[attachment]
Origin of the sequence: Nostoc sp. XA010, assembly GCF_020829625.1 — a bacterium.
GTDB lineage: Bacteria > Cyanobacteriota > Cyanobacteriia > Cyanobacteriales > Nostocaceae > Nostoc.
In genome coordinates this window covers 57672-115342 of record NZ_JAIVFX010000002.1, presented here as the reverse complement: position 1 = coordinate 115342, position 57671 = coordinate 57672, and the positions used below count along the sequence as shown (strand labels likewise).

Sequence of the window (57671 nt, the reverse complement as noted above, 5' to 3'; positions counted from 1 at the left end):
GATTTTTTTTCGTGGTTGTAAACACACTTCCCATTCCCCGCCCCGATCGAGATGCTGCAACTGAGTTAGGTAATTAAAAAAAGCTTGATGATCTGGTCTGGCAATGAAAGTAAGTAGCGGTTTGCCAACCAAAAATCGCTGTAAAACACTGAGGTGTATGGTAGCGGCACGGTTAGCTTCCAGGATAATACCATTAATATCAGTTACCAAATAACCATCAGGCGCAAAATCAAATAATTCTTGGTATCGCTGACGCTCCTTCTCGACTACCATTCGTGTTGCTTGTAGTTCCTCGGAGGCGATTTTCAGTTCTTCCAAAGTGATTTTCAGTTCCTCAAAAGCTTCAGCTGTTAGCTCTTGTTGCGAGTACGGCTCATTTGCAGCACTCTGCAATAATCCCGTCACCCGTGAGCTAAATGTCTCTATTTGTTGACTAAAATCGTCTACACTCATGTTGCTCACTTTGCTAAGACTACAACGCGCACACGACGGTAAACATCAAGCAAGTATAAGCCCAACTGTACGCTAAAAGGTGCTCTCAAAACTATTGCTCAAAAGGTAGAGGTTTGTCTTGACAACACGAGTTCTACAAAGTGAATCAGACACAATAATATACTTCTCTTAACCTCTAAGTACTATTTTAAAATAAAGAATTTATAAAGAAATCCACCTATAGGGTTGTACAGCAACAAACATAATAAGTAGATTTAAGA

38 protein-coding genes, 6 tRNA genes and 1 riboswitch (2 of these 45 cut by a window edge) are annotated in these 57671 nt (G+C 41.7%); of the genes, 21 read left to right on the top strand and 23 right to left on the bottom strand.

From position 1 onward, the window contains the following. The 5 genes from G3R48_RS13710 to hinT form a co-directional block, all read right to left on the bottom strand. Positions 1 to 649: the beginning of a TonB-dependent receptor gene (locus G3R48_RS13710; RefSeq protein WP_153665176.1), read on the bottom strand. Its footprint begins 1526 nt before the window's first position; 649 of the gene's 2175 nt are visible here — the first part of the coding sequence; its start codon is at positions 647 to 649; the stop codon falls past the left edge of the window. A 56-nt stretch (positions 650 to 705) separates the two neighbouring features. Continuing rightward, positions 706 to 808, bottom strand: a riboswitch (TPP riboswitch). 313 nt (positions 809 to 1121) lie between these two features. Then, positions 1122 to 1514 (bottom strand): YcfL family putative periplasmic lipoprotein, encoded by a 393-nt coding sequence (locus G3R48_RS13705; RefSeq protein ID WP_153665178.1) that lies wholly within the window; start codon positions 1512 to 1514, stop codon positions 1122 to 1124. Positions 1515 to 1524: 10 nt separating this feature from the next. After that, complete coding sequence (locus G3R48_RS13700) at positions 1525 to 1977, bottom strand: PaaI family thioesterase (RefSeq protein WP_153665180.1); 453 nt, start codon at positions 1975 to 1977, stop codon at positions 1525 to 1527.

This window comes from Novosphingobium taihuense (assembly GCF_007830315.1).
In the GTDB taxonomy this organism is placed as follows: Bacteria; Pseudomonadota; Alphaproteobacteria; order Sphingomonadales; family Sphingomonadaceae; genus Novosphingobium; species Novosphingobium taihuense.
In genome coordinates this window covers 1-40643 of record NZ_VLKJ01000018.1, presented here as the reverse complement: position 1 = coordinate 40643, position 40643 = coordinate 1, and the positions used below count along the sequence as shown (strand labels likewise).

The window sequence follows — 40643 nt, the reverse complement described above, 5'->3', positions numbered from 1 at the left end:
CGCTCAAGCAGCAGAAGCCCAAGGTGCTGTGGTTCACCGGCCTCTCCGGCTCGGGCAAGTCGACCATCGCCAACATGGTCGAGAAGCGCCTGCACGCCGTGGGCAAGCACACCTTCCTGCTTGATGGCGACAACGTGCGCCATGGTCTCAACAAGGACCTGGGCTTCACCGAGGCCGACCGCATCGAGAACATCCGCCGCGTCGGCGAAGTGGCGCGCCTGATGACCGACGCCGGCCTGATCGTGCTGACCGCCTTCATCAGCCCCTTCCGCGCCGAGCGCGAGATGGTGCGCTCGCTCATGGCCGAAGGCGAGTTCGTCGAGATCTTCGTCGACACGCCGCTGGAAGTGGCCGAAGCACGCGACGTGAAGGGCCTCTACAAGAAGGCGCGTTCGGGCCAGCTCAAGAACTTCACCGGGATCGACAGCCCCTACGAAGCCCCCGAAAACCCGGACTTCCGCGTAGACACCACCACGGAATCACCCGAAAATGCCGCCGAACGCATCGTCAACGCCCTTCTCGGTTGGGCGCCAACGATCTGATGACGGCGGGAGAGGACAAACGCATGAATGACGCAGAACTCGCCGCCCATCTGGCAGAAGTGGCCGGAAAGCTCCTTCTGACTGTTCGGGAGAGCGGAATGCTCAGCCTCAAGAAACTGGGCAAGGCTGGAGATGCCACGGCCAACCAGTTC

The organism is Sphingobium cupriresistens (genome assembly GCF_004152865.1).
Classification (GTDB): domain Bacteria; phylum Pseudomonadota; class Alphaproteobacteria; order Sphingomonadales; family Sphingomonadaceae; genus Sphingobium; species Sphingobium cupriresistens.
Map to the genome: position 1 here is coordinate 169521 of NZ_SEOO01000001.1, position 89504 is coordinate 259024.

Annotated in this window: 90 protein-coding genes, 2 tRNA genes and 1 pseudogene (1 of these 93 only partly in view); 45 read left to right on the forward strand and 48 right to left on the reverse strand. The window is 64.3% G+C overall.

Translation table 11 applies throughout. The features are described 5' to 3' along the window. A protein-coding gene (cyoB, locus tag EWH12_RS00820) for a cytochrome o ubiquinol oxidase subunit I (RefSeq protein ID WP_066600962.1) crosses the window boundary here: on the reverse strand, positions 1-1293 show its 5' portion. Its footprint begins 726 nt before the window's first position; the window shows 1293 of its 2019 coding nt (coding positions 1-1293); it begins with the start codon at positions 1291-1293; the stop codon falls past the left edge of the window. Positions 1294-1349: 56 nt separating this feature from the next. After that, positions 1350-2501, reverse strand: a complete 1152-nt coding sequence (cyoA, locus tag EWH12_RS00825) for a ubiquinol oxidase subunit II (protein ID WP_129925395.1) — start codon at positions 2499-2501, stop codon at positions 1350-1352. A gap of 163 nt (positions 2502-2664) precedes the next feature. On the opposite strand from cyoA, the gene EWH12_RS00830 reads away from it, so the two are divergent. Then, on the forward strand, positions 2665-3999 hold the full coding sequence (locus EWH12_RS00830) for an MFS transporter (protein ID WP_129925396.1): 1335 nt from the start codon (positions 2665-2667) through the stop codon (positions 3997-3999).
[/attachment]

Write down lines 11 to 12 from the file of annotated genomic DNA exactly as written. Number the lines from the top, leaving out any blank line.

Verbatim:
The window sequence follows — 40643 nt, the reverse complement described above, 5'->3', positions numbered from 1 at the left end:
CGCTCAAGCAGCAGAAGCCCAAGGTGCTGTGGTTCACCGGCCTCTCCGGCTCGGGCAAGTCGACCATCGCCAACATGGTCGAGAAGCGCCTGCACGCCGTGGGCAAGCACACCTTCCTGCTTGATGGCGACAACGTGCGCCATGGTCTCAACAAGGACCTGGGCTTCACCGAGGCCGACCGCATCGAGAACATCCGCCGCGTCGGCGAAGTGGCGCGCCTGATGACCGACGCCGGCCTGATCGTGCTGACCGCCTTCATCAGCCCCTTCCGCGCCGAGCGCGAGATGGTGCGCTCGCTCATGGCCGAAGGCGAGTTCGTCGAGATCTTCGTCGACACGCCGCTGGAAGTGGCCGAAGCACGCGACGTGAAGGGCCTCTACAAGAAGGCGCGTTCGGGCCAGCTCAAGAACTTCACCGGGATCGACAGCCCCTACGAAGCCCCCGAAAACCCGGACTTCCGCGTAGACACCACCACGGAATCACCCGAAAATGCCGCCGAACGCATCGTCAACGCCCTTCTCGGTTGGGCGCCAACGATCTGATGACGGCGGGAGAGGACAAACGCATGAATGACGCAGAACTCGCCGCCCATCTGGCAGAAGTGGCCGGAAAGCTCCTTCTGACTGTTCGGGAGAGCGGAATGCTCAGCCTCAAGAAACTGGGCAAGGCTGGAGATGCCACGGCCAACCAGTTC